Reimagining the Three Little Pigs, Nunavut-style
Students, teacher from Rankin Inlet elementary school publish Nunavut version of classic fairy tale
Three hunters, all brothers, make their way out on the land of Nunavut.
Akagaq, the youngest brother, makes a tent to shelter from a blizzard, but the powerful winds knock it down. The middle brother, Tiriaq, finds shelter in a snowdrift, but the wind blows out their qulliq, a sealskin oil lamp.
It’s not until Akkiutaq, the eldest brother, brings them to his sturdy igloo that the three brothers are safe from the blizzard.
If the story of these three hunting brothers sounds familiar, that’s because it’s a reimagining of the classic fairy tale, The Three Little Pigs, but set in Nunavut.
The Three Hunters is a new illustrated children’s book written by former Rankin Inlet elementary school teacher Raymond Gianfrancesco and his Grade 4 students from Leo Ussak Elementary School: Avra, Andrew, Michael, Puya, Tayshaun, Kyrene, Robert, Hailey, Iqaluk, Sulu, Dylan, Atuat, Joseph, Nolan and Lisa.
Gianfrancesco, who taught in Rankin Inlet from 2013 to 2019 and now teaches high school in Ottawa, started writing the book with his students in 2019 as part of a folk tales and fairy tales unit his class was studying.
“We had read a bunch of like versions of the Three Little Pigs, so we decided to write our own [northern] version,” he said.
The school counsellor, Noah Tiktak, and learning coach Trudy Bruce came in and taught the students about traditional Inuit tools, which helped spark their imaginations, Gianfrancesco said.
“We combined our social studies unit about traditional tools, traditional practices, and then we just incorporated all of that into our story.”
The tale follows the structure of the original story, but draws inspiration from traditional Inuit practices and northern references: instead of three little pigs, the protagonists are three hunter brothers; instead of a big bad wolf blowing down their houses, a blizzard strands the brothers when they’re out on the land; instead of a house made of brick standing tall at the end, a well-built igloo keeps the three safe from the storm.
Writing a story together as a class was also a great way for the students to learn about tackling big projects and about different learning styles, Gianfrancesco said.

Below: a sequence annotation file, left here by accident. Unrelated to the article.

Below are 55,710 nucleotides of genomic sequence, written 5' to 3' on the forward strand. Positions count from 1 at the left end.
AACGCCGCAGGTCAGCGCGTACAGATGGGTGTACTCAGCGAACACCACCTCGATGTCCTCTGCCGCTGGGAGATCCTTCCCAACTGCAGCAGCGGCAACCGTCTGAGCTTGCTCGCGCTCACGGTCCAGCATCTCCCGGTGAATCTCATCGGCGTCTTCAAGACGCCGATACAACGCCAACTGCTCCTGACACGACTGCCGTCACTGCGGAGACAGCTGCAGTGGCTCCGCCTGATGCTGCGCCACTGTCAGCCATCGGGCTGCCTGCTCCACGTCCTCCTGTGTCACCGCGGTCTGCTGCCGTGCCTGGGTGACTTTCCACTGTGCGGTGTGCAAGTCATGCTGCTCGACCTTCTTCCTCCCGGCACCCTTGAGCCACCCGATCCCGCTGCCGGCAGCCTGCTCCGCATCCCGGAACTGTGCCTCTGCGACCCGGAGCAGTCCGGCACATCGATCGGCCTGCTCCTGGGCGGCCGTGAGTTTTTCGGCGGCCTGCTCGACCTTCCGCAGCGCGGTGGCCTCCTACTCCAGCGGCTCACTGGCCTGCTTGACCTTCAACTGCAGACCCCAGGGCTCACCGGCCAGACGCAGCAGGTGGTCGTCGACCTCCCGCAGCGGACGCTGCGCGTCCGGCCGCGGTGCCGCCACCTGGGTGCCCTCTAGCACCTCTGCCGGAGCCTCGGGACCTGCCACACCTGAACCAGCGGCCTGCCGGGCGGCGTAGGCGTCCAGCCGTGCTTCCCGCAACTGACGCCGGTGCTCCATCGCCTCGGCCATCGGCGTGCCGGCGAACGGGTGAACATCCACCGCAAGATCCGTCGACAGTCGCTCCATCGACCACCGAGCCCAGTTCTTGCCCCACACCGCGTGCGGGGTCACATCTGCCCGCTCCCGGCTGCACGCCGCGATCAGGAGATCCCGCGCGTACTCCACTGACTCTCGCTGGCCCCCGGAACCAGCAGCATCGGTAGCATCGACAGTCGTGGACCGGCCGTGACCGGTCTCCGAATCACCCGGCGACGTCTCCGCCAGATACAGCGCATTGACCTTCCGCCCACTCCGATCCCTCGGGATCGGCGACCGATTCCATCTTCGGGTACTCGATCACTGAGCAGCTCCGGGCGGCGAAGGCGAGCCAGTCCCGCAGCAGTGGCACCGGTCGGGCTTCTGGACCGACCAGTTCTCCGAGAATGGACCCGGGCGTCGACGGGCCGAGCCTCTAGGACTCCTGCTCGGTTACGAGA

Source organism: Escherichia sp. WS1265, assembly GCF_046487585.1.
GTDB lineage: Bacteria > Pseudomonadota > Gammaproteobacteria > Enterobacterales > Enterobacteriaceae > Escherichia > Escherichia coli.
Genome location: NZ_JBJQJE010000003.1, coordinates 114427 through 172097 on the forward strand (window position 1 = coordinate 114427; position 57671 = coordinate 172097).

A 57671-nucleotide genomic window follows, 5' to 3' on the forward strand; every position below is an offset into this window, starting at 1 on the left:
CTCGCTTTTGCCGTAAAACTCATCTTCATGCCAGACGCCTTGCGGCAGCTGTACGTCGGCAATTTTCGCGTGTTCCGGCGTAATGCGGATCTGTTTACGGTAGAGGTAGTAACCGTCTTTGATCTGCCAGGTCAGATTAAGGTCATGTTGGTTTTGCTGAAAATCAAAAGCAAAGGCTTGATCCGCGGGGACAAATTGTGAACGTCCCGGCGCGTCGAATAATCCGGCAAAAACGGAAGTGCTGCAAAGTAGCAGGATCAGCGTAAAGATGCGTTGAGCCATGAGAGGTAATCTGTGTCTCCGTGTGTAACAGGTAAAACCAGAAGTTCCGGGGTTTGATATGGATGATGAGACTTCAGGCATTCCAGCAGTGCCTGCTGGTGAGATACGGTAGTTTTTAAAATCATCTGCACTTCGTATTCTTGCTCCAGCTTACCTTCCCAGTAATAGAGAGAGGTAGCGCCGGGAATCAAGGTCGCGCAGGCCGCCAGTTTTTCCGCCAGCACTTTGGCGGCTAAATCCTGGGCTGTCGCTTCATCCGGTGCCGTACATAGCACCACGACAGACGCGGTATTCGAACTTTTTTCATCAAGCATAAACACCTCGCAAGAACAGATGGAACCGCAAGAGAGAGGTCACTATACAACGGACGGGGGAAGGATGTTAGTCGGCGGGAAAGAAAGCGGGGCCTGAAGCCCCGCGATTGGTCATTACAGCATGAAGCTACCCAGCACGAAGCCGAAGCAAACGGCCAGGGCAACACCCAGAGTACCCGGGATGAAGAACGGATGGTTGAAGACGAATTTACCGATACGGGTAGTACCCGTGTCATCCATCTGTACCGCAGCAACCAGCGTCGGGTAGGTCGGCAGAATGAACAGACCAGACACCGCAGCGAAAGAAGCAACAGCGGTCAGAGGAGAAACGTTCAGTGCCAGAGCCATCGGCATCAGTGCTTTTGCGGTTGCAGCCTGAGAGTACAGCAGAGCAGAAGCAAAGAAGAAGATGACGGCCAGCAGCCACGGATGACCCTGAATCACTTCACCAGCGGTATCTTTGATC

“We talked about mindset in the classroom, what it means to be a good learner, what it means to sort of understand how you’re learning and being sort of critical of your own learning,” he said.
“So the three hunters all sort of took on characteristics of that.”
The first brother “doesn’t take anything seriously,” the middle one is “arrogant” and the third brother is “earnest and considerate and sort of mindful of his learning.”
Gianfrancesco said the story “wrote itself a little bit,” as his students followed the fairy tale format and incorporated the cultural images and Inuktitut language they were learning.
“The idea of a fairy tale sort of exists as long-lasting, because it does follow a structure that is easily retold … and it’s sort of fitting within the general oral tradition of stories,” he said.
“We took things from culture class and language and we just started compiling … we would add new adjectives and take words from our word wall and just sort of keep building and rewriting.”
He called it “a really awesome process.”
The book took about six weeks to write, Gianfrancesco said, with his class meeting every day after lunchtime to work on it for a half-hour or so.
Initially, it was meant just as a culminating project to bring together all the things they learned during the year.
But when Gianfrancesco read the finished story, he realized how good it was.
“We had no intentions of publishing, but it was awesome. I really thought it was a great book. I was like, ‘This is better than all the other ones out there. We should definitely publish.’”
After talking with the students’ parents, he submitted a pitch to Iqaluit-based publishing house Inhabit Media. It was accepted, and the process of creating a published book took two years from there.
Gianfrancesco donated half of his proceeds from the book advance to the Rankin Inlet Ikurraq food bank, while the other half went to the school.
He said co-writing the book with his students was “maybe the best learning experience for my career,” as a teacher.
“I thought I would want to be a published writer myself, and it never actually happened. And I didn’t expect to be going about it this way.”
The Three Hunters is illustrated by Thamires Paredes and available Tuesday from Inhabit Media.